In the US, individuals held 63% of their financial assets in domestic equities in 1999, as opposed to 47% in the UK. The continental economies such as Germany (15%), France (24%), and Italy (35%) generally have much lower ratios. There is a belief that if Europeans save more through the equity markets, there will be a microeconomic improvement in capital market efficiency which could help the European corporate sector match its seemingly more vibrant peers in the USA.
European governments would also like to see more people start to save in equity markets as a way of reducing their commitments to state-provided pension provision. The social security budgets of most European nations are grossly underfunded, by a multiple of the countries' GDP, and anything that helps lessen this burden is likely to be welcomed by the finance authorities.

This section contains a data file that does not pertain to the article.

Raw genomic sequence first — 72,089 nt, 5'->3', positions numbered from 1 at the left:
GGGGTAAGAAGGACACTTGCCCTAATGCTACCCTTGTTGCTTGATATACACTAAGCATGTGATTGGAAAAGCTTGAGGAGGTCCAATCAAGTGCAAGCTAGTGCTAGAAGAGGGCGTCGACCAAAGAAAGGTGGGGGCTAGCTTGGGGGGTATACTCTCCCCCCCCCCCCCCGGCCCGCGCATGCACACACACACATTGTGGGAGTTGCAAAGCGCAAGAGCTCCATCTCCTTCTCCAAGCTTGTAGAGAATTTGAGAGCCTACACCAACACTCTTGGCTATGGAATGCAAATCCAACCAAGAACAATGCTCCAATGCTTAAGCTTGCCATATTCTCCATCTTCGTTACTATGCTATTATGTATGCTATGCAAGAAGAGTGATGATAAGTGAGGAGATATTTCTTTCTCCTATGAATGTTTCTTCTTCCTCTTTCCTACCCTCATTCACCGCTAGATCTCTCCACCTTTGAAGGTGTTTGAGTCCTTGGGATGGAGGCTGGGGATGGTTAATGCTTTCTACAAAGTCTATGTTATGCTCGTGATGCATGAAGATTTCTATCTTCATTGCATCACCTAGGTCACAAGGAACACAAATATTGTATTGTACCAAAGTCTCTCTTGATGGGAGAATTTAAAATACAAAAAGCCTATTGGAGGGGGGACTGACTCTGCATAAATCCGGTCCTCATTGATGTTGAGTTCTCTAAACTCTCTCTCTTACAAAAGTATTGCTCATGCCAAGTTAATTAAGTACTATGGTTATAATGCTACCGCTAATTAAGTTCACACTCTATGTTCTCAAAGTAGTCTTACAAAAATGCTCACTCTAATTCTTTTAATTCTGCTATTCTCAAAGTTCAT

In terms of micro initiatives, it is difficult to fault the European governments even if the initiatives have generally tended to take longer to implement than intended. Even the single currency was nearly 20 years behind schedule. What is less obvious is that macro initiatives have generally been few and far between. Interest rates occasionally move up or down with the cycle, but these moves almost seem to be grudging at times.
In the USA and, to a lesser extent, the UK, one rarely hears about the micro side of economics. This is partly because the US has fewer regulations and therefore freer markets and less need of micro reform. But, as an observer of both regions, it would seem that macroeconomics has a higher weighting in the US than in Europe. Perhaps this is a lesson that Europe should learn.
The German economy is slowing at the present time, potentially quite significantly. This is being caused by weaker exports, a by-product of the global slowdown, and disappointing capital spending. Germany's response seems to have been to blame a lack of labour reform and consider changes in the tax system. But, however beneficial these changes may be in the long run, their effect on short-term growth prospects could be quite limited and unpredictable. Germany's answer may be beneficial in the longer term but, as Keynes remarked, in the longer run we are all dead anyway.